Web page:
She has the special gift of finding the best people to collaborate with in both fashion and music. Her debut at the Cape Town International Jazz Festival in 2015 saw her supported by Bokani Dyer on piano – he also appears on Yellow: The Novel; the highly versatile Romy Brauteseth on bass; the musical discipleship of Robin Fassie-Kock on trumpet; the driving beat of Marlon Witbooi on drums; and the dizzying clank of Keenan Ahrends, who’s always pushing himself to attain a higher form on the fretboard of his guitar. Her rendition of Nina Simone’s “Four Women” won the SAMRO Schools scholarship that she utilised in part to record her debut project in that same year. 

She was a competitor on the first season of singing competition, The Voice, in 2016. Under the mentorship of Lira, she showcased her versatility by singing rock songs (Nirvana’s “Smells Like Teen Spirit”); ballads (Freshlyground’s “I’d like”); and pop songs (Rihanna’s “Diamonds”). While she didn’t win, she did leave an indelible mark. 

Nods of Approval

The band rehearsals, held at a cozy studio space in Randburg, were four hour-long marathons of stretching and flexing upon well-worn territory; of searching for new ways to play old songs, as well as remembering old techniques for new(er) audiences. 

Drummer Ire Boladji, who can’t make the tour, was nonetheless present to offer a hand, and did a great job of demonstrating to the featured drummer how to set up the introductory groove to “Lengoma”, which Modiga released as Inganekwane’s lead single. Across the room was Bandabanda, whose nods of approval were followed up by a smile and a bellow of bass notes that add complexity to the already tight groove. 

One could almost envision how it would be received by the audience — a nod here; a ‘we love you Modiga’ there; and, elsewhere, a crew of first-time arrivals who stumbled upon the show, also nodding in approval. All the while, Modiga’s followers, sitting at some 30, 000-plus, experienced the rehearsals unfold via her Instagram live. 

She goes on live fairly frequently, Modiga: to speak to her people while doing her make-up, to let them third-wheel the ride during radio interviews, and so forth.

“I’m actually so grateful for how seen the people that gravitate towards my music make me feel. This [IG Live] is my way of thanking you for that, and thanking you for allowing me to tell stories that make sense to you. I’ll always be grateful for that. I find social media weird sometimes, so I’m always trying to find ways to get to my people, and to be able to talk about all times of random [stuff],” she tells the people tuning in during one of her live’s.

A multi-faceted creator

She says, in response to a question about appeasing audiences, that she has been trying to make sense of the kind of artist that she wants to be. This process has taken the form of her acknowledging that she is a “multi-faceted creator that can only ever really go by being a singer/songwriter and performer.” She adds that she is fully aware that people aren’t going to give her a warm reception at every turn, and that there are some who the bandwagon shall leave destitute in a landfill of seekers. 

Modiga continues: “I’ve [taken] time between records to establish an era, and to be known as an era artist, where each and every album has its own sonic inspiration, its own visual inspiration. I’ve been enjoying expressing [myself] in that way, and being able to create worlds with each body of work. In my mind, I’m hoping that it gives the audiences that have come to listen to my music the time to enjoy an era thoroughly for a good two-to-three years.”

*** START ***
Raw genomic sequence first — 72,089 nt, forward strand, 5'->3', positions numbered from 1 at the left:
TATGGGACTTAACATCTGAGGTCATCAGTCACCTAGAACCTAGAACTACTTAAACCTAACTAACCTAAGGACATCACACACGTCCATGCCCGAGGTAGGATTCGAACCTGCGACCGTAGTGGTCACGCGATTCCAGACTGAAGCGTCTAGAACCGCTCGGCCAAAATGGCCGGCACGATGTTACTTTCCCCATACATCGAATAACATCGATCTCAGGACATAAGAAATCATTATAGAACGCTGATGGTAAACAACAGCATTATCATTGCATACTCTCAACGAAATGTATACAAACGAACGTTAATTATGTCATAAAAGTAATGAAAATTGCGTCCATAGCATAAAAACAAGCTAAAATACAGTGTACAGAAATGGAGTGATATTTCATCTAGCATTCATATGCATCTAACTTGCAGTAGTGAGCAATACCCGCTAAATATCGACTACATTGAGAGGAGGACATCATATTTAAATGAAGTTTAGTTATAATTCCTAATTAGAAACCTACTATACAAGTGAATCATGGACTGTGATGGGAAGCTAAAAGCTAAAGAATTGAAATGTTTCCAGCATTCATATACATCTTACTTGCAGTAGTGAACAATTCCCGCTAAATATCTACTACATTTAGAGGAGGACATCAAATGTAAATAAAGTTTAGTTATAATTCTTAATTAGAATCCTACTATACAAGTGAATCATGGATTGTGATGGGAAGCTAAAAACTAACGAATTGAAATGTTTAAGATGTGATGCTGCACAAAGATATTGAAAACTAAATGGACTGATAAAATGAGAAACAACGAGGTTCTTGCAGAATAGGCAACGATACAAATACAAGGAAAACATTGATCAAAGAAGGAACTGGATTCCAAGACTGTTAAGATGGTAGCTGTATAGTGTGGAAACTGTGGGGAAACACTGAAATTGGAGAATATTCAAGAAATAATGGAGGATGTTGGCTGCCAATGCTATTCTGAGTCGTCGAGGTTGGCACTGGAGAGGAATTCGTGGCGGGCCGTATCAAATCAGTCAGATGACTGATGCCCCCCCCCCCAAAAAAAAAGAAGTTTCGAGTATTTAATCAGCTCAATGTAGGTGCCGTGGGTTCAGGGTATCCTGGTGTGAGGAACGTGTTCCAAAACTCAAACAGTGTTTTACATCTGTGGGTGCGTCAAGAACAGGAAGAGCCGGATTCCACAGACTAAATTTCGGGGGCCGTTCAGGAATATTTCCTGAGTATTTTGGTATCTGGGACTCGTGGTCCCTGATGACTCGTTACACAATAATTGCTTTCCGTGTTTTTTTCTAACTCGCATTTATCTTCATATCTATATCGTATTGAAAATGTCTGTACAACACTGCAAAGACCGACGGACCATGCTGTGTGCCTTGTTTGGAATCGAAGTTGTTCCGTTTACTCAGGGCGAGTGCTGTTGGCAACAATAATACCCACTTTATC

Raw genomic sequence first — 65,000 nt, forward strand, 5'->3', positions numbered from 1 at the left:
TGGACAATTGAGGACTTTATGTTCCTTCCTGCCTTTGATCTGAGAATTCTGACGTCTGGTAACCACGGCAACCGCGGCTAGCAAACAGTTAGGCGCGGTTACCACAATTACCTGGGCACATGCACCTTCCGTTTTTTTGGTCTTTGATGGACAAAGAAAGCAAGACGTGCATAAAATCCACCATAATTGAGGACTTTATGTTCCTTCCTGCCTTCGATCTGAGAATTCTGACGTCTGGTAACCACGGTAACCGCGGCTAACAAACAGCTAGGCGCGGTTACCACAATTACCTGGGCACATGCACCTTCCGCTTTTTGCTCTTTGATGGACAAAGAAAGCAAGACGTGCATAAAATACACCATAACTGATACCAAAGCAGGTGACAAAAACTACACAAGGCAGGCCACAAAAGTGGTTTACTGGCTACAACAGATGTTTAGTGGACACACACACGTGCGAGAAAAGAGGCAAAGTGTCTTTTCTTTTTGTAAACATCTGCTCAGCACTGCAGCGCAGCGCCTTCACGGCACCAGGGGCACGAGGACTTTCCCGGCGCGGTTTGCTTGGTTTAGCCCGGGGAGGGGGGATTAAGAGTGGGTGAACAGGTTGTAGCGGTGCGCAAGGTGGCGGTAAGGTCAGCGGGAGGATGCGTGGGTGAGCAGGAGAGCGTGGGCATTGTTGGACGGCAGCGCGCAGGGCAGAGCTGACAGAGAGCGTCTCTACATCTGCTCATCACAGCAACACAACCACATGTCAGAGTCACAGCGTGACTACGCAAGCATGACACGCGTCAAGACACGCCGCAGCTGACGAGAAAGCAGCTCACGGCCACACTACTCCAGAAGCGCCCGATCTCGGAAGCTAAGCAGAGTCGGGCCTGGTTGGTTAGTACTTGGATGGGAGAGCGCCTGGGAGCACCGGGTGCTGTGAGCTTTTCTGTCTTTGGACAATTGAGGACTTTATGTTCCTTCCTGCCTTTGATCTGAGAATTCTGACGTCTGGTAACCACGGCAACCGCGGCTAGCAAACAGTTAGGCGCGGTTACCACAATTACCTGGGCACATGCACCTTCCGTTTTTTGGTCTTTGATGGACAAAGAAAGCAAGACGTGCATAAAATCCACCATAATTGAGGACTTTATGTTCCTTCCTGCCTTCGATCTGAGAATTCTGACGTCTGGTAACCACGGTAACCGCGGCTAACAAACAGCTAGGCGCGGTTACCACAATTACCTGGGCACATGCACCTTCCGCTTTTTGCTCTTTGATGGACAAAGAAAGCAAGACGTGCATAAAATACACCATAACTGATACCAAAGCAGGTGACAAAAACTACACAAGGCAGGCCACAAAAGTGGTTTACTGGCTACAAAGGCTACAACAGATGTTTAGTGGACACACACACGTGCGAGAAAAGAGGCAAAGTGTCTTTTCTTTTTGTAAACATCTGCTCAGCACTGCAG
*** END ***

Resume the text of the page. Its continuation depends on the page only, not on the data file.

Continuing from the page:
Modiga also hopes that this approach will give people a sense of ownership over those projects that will then free her to explore other corners of her multiverse. 

“I did find that when I released Yellow: The Novel, there was a certain reception  [that lacked] when I released the second album. I did feel that there was a shift in terms of the music lovers. I’m not entirely sure if all the people that were into Yellow were into Inganekwane, but I definitely saw a shift in the audiences,” she says.

Finding the ‘Next’ 

Something new is brewing outside of the rehearsal space, and far away from the upper echelon of Jozi cool she’s been hanging around. It’s closer to her artistic core; to her grand vision and her ancestors. This moment is familiar territory for her – a moment to pause and reflect on what has been as a way to map out what’s coming. She reveals some off-the-record stages she’s already ticked, and then gets into the ‘what’ of her next nesting. 

“I know that I’m being given the bones and the marrow, and I’m getting into the meat soon. As soon as we come [back] from the Netherlands, I think I’ll be getting into my little cocoon again, creatively, and just let the Divine [to] lead the way. I know that I’m having strong feelings about certain things, whether that’s a musician here, an idea there, a soundscape here. It’s really just pieces of a puzzle that are beginning to shape up, which is usually [how] the next era [announces itself].” 

Modiga foresees the next era as a merging of the first two. 

“It’s kind of like the bridge, but an entirely different world altogether. But then again, I’m not entirely sure. This is where I will dig deep and I will dedicate time. I create eras so that [I can] create worlds. I feel like I’m the universe — or maybe I’m the Milky Way, and God is the Universe; and I feel like we are in this partnership and this collaboration and this inspired space of creating planets, and I think the eras feel like planets. That’s how I’m making sense of eras right now,” concludes Modiga. 

  • Zoë Modiga headlines the North Sea Jazz Festival’s Mississippi Stage on Saturday, 9th July. Both her albums are available on streaming platforms.